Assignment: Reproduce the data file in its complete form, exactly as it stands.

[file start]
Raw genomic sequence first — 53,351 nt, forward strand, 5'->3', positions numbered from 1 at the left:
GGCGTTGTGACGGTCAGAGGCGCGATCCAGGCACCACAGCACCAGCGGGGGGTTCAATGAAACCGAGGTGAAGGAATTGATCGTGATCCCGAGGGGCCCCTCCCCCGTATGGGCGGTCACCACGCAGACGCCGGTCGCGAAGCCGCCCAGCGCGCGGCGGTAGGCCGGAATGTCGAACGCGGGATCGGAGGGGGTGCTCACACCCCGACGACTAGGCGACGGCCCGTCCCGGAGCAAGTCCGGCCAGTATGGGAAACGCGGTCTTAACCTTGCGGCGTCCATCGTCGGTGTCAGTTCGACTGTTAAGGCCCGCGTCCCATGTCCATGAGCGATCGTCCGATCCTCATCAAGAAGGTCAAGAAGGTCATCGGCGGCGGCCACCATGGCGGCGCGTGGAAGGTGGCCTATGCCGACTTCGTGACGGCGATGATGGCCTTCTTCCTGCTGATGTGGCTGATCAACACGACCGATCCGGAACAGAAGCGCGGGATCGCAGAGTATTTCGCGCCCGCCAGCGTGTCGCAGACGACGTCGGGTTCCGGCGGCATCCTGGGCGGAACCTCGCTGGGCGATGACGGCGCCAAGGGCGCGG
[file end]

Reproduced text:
Raw genomic sequence first — 53,351 nt, forward strand, 5'->3', positions numbered from 1 at the left:
GGCGTTGTGACGGTCAGAGGCGCGATCCAGGCACCACAGCACCAGCGGGGGGTTCAATGAAACCGAGGTGAAGGAATTGATCGTGATCCCGAGGGGCCCCTCCCCCGTATGGGCGGTCACCACGCAGACGCCGGTCGCGAAGCCGCCCAGCGCGCGGCGGTAGGCCGGAATGTCGAACGCGGGATCGGAGGGGGTGCTCACACCCCGACGACTAGGCGACGGCCCGTCCCGGAGCAAGTCCGGCCAGTATGGGAAACGCGGTCTTAACCTTGCGGCGTCCATCGTCGGTGTCAGTTCGACTGTTAAGGCCCGCGTCCCATGTCCATGAGCGATCGTCCGATCCTCATCAAGAAGGTCAAGAAGGTCATCGGCGGCGGCCACCATGGCGGCGCGTGGAAGGTGGCCTATGCCGACTTCGTGACGGCGATGATGGCCTTCTTCCTGCTGATGTGGCTGATCAACACGACCGATCCGGAACAGAAGCGCGGGATCGCAGAGTATTTCGCGCCCGCCAGCGTGTCGCAGACGACGTCGGGTTCCGGCGGCATCCTGGGCGGAACCTCGCTGGGCGATGACGGCGCCAAGGGCGCGG